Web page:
A Dec. 10 Style article about former president Jimmy Carter incorrectly said that the nation was introduced to gas lines during his administration. A few years earlier, there were gasoline shortages during the Nixon administration.
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What sealed his fate, however, was the taking of dozens of American hostages by Iranian radicals in the fall of 1979 -- and Carter's prolonged inability, punctuated by a bungled rescue mission, to negotiate their freedom.
The crisis "crippled his presidency," says Mark K. Updegrove, author of "Second Acts: Presidential Lives and Legacies After the White House." And as Updegrove makes clear, Carter departed Washington in rough personal shape as well.
Attending Reagan's inauguration, he hadn't slept in 50 hours. He'd been working on the hostages' release, which finally came later that day. Returning home to Plains, Ga., he and Rosalynn moved into a badly neglected house, empty for a decade. Their 13-year-old daughter couldn't stand small-town life, so they had to ship her off to boarding school.
Rosalynn was angry and depressed. Jimmy's forced cheeriness didn't help. Nor did the fact that they were millions of dollars in debt, both from the campaign and because a blind trust had mismanaged their farm.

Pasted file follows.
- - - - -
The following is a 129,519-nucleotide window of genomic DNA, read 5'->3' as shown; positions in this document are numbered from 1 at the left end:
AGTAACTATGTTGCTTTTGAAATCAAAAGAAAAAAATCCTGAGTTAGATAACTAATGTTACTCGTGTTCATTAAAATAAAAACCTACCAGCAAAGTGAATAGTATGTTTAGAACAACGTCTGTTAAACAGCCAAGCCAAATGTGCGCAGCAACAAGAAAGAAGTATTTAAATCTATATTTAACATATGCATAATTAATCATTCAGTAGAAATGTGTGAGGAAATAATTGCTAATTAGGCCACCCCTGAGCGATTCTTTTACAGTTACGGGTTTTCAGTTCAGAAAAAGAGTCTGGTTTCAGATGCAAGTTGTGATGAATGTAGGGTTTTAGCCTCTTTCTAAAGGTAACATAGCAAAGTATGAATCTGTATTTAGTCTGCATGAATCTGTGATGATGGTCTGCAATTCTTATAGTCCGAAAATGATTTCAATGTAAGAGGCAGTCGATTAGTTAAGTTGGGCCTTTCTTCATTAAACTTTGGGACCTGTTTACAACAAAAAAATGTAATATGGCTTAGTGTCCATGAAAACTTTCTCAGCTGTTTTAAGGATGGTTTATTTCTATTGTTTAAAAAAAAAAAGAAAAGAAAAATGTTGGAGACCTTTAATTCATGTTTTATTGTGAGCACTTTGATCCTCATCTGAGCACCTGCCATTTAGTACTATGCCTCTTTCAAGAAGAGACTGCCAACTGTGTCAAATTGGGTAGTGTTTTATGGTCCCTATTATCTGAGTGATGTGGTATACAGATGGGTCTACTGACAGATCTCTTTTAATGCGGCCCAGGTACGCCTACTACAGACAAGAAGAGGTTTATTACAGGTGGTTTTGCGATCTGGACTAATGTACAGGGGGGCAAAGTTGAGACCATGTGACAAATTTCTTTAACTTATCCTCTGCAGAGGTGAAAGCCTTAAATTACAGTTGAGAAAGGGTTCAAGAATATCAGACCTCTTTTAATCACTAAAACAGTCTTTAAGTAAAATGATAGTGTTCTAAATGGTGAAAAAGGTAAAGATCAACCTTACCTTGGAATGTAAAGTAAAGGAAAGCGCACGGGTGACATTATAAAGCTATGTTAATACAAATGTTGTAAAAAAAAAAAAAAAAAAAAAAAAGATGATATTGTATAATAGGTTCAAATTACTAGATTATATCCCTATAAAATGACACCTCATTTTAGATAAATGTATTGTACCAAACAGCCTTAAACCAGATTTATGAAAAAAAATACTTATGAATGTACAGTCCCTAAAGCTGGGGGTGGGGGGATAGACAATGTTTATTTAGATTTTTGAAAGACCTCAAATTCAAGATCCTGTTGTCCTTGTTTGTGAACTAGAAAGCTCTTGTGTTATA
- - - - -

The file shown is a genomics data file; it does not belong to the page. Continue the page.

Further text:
Book deals were their financial salvation.
Both Carters wrote memoirs. Jimmy's was called "Keeping Faith," and according to Steven Hochman, a historian hired to help with research, the rejected candidate found writing about his last year in Washington "tough."
Still: "Jimmy Carter is a man who always wants to have a goal," Hochman says. "That's how he became president. And he was not going to change."
The Carter Center became the primary channel for his post-presidential ambitions. Conceived and launched in the early '80s, the center mediates international disputes, monitors elections and tries to strengthen democratic institutions. It also works to destigmatize mental illness and campaigns against scourges such as Guinea worm disease, which, thanks largely to its efforts, has been nearly eradicated.
Nothing to argue with there, you might think. Yet Carter's extreme international assertiveness has at times angered his successors.
The first President Bush was "furious," as Updegrove points out, when Carter sent letters to members of the U.N. Security Council before the Persian Gulf War "urging them to vote against the use of force." President Clinton was equally enraged by what he considered Carter's off-the-reservation behavior during a successful negotiation in Haiti.
It would seem that Carter had plenty to keep him busy without a whole other career writing books. But he's never stopped turning them out, from politically oriented volumes like 1985's "The Blood of Abraham" (an earlier, less controversial tour of the Middle East) to memoirs, poetry, a children's book, a book about staying engaged while getting older ("The Virtues of Aging") and even a historical novel, which he says was the hardest to write.
Last year he published "Our Endangered Values," a sustained attack on the politics of rigid fundamentalism and on virtually everything the second Bush's administration has done; it rode the bestseller lists for months. Carter wrote with particular anger about the administration's record on human rights, which he called an "embarrassing tragedy."